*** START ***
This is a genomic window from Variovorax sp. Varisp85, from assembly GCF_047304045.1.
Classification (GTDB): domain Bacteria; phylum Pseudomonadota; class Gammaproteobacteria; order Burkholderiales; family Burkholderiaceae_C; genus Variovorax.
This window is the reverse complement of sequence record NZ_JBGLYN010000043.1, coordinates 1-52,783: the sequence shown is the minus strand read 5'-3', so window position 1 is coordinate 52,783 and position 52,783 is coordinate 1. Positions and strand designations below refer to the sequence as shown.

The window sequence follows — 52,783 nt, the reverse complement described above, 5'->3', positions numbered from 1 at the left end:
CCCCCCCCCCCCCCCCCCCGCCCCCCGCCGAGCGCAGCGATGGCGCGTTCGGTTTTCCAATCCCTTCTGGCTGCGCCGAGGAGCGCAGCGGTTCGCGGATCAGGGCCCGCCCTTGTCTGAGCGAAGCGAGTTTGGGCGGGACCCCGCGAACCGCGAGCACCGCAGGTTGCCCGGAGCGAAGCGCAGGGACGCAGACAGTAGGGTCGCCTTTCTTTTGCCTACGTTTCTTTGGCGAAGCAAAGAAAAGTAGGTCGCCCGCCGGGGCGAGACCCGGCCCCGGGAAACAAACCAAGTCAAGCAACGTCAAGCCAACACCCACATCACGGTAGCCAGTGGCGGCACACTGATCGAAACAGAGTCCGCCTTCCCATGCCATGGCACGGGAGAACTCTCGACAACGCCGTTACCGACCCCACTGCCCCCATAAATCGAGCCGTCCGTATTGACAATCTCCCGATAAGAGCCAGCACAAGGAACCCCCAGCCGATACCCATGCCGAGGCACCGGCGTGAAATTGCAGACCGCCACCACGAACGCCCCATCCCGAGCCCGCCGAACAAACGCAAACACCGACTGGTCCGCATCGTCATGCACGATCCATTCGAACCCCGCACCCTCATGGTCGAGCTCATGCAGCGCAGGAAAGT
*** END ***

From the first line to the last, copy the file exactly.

This is a genomic window from Variovorax sp. Varisp85, from assembly GCF_047304045.1.
Classification (GTDB): domain Bacteria; phylum Pseudomonadota; class Gammaproteobacteria; order Burkholderiales; family Burkholderiaceae_C; genus Variovorax.
This window is the reverse complement of sequence record NZ_JBGLYN010000043.1, coordinates 1-52,783: the sequence shown is the minus strand read 5'-3', so window position 1 is coordinate 52,783 and position 52,783 is coordinate 1. Positions and strand designations below refer to the sequence as shown.

The window sequence follows — 52,783 nt, the reverse complement described above, 5'->3', positions numbered from 1 at the left end:
CCCCCCCCCCCCCCCCCCCGCCCCCCGCCGAGCGCAGCGATGGCGCGTTCGGTTTTCCAATCCCTTCTGGCTGCGCCGAGGAGCGCAGCGGTTCGCGGATCAGGGCCCGCCCTTGTCTGAGCGAAGCGAGTTTGGGCGGGACCCCGCGAACCGCGAGCACCGCAGGTTGCCCGGAGCGAAGCGCAGGGACGCAGACAGTAGGGTCGCCTTTCTTTTGCCTACGTTTCTTTGGCGAAGCAAAGAAAAGTAGGTCGCCCGCCGGGGCGAGACCCGGCCCCGGGAAACAAACCAAGTCAAGCAACGTCAAGCCAACACCCACATCACGGTAGCCAGTGGCGGCACACTGATCGAAACAGAGTCCGCCTTCCCATGCCATGGCACGGGAGAACTCTCGACAACGCCGTTACCGACCCCACTGCCCCCATAAATCGAGCCGTCCGTATTGACAATCTCCCGATAAGAGCCAGCACAAGGAACCCCCAGCCGATACCCATGCCGAGGCACCGGCGTGAAATTGCAGACCGCCACCACGAACGCCCCATCCCGAGCCCGCCGAACAAACGCAAACACCGACTGGTCCGCATCGTCATGCACGATCCATTCGAACCCCGCACCCTCATGGTCGAGCTCATGCAGCGCAGGAAAGT